Last week the CJEU handed down another judgement dealing with digital activities of libraries (see our take on the e-lending decision from 2 weeks ago here). In its judgement in the Doke & Soulier case (C 301/15) the court ruled that the French law on out-of-print books, which allows French publishers to publish digital editions of out-of-print books, violates the exclusive rights of authors as established by the InfoSoc directive. This means that the French scheme for making out-of-print books available (reLire) will either need to be modified or scrapped.
The judgement does not come entirely unexpected as it is largely in line with the Advocate General opinion from earlier this year. As we have already noted in our analysis of the AG opinion, the case has the potential to undermine Extended Collective Licensing (ECL), which is currently held as the solution for the issue of out-of-commerce works.
At this point it is unclear how the Doke & Soulier judgement relates to the EU Commission’s proposal for dealing with out-of-commerce works in the collections of cultural heritage institutions—currently a part of the proposal for a Copyright in the Digital Single Market directive. Regardless, the judgement casts a shadow of doubt over ECL arrangements such as the one at the center of the Commission’s proposal. This is mainly due to the fact that through this decision the court has established stringent criteria that national measures would need to fulfil. The fact that according to the court “every author must actually be informed of the future use of his work by a third party and the means at his disposal to prohibit it if he so wishes” (para 38) seems to contradict the very purpose of Extended Collective Licensing arrangements, which is to circumvent the need to clear rights on a per-work (or per-rightsholder) basis.
Can ECL still provide a solution for out-of-commerce works?
Looking at the reasoning of the court, it becomes evident that the judgement is not so much concerned with the operation of of ECL as a legal mechanism, but rather with the question of whether EU member states can limit the ability of authors to exercise their exclusive rights in ways other than those foreseen by the EU legislator. The court answers this with a resounding “no” and then goes on to examine whether the French system respects the ability of authors to object to the use of their out-of-print works. The court comes to the conclusion that it does not, because authors are neither individually informed about future uses of their works, and because their ability to opt out of such uses is limited. In summary, the court does not declare ECL in general incompatible with the InfoSoc directive, but has ruled, that the French ECL implementation does not sufficiently respect the authors’ exclusive rights. Continue reading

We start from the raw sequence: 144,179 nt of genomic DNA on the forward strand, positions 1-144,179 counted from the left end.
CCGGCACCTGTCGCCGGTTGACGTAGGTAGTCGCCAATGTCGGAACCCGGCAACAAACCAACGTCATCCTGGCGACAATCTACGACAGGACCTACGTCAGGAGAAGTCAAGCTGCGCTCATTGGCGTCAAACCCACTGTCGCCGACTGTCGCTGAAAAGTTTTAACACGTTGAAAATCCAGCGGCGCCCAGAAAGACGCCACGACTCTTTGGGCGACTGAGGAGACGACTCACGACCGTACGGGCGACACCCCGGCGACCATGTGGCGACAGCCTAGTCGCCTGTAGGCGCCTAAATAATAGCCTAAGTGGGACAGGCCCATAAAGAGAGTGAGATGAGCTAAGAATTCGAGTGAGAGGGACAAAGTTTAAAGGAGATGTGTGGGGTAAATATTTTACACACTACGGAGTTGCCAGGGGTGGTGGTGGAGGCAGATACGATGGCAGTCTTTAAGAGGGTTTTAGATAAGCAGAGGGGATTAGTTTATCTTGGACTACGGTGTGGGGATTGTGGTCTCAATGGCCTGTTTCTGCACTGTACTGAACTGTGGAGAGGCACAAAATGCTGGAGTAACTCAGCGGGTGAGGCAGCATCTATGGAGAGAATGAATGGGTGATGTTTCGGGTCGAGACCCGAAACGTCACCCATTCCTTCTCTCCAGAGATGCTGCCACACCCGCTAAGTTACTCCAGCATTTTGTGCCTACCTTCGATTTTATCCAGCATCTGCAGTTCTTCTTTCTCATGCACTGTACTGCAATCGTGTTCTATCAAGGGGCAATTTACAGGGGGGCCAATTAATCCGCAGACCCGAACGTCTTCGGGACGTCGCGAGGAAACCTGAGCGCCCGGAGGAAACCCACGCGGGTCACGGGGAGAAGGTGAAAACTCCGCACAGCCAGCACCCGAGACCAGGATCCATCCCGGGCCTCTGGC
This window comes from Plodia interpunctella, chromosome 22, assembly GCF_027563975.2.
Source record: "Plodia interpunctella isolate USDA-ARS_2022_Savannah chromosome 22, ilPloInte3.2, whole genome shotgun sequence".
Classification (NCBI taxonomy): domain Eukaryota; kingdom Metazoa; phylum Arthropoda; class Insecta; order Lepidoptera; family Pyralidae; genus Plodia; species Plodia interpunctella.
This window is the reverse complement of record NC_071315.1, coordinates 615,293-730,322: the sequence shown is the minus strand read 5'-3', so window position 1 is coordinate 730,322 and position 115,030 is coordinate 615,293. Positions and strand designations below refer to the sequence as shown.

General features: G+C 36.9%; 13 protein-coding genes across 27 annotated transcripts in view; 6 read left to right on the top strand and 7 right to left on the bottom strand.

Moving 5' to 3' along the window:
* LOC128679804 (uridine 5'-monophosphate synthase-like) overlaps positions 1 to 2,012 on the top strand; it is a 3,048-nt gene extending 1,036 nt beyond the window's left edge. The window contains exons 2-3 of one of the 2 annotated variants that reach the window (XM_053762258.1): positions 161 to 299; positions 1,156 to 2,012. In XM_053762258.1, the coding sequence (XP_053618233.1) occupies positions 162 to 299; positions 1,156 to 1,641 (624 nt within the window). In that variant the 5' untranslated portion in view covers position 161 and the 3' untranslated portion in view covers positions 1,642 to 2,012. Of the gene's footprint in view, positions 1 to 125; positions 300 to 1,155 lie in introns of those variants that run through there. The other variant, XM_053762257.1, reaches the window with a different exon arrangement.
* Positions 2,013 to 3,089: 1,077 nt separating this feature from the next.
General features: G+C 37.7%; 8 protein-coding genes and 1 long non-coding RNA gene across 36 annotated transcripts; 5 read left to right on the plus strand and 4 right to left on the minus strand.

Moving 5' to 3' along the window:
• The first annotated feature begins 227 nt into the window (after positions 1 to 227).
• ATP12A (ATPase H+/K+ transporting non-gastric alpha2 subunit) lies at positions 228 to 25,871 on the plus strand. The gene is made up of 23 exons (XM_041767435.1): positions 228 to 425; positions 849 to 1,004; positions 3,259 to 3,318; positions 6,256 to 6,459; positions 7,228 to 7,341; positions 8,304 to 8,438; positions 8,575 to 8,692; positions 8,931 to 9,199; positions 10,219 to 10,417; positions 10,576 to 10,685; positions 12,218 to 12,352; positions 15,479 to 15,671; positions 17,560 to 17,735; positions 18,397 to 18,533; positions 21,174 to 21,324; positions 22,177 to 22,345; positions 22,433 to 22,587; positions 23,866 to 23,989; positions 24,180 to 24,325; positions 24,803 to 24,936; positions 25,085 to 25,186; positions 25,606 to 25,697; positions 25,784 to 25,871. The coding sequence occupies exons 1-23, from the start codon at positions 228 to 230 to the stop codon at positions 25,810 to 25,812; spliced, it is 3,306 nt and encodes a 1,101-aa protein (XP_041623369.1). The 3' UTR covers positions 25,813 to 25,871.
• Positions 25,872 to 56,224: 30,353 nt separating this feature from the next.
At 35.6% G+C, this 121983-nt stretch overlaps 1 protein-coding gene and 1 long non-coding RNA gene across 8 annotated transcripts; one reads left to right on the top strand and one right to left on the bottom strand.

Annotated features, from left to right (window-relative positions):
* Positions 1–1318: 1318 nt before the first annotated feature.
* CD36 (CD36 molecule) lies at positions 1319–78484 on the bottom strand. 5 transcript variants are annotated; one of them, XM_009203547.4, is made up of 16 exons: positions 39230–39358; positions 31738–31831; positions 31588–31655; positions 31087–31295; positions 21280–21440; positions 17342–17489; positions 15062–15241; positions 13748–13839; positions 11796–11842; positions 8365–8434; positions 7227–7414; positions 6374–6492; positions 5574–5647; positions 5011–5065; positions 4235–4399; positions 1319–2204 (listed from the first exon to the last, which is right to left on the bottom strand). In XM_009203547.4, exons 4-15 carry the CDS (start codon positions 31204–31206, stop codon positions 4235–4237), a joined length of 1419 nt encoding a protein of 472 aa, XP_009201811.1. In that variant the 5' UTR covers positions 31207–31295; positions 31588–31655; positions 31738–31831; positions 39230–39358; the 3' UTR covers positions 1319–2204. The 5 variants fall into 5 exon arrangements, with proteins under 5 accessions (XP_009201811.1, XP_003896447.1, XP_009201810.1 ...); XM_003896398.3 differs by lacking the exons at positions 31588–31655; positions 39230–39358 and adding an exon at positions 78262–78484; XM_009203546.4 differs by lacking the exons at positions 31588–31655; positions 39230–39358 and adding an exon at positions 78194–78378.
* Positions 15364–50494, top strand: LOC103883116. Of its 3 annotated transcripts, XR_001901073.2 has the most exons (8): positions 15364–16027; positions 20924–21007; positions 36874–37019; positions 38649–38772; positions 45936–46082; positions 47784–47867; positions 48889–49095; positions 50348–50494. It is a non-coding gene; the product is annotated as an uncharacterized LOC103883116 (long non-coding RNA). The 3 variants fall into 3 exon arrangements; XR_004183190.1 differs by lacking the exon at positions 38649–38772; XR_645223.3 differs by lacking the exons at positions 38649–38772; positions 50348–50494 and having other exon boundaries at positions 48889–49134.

Copyright Collection Societies (CCSs) are organisations traditionally set up by authors, performers, and other kinds of rightholders to collectively manage their rights. Nowadays, there are more than 250 CCSs in the EU. Copyright Collection Societies collect around €6 billion in royalties in the EU every year. The vast majority of this income feeds into the approximately 70 EU CCSs managing authors’ rights, representing over one million authors. Most of this income is derived from musical creations — more than 80% in the case of authors’ societies.
Since the role of CCSs in collective rights management and shaping of copyrights is crucial, the European Union adopted the Directive 2014/26/EU on collective rights management and multi-territorial licensing of rights in musical works for online uses in February 2012 (see our previous coverage here). The transposition date for Member States was April 2014. The directive sets up a common framework for financial reporting. CCSs have to draw up and publish an annual transparency report including detailed accounts, financial information, and a special report on the use of the amounts deducted for purposes of social, cultural, and educational services.
Poland is an example of member state that introduced the obligation of disclosing the CCS financial data long before the directive implementation deadline: the first reports were submitted in 2011. Centrum Cyfrowe, a member organization of COMMUNIA, conducted the analysis of the financial and narrative reports of Polish CCSs for the years of 2010-2013. The CCSs were obliged to disclose these reports for the study. Continue reading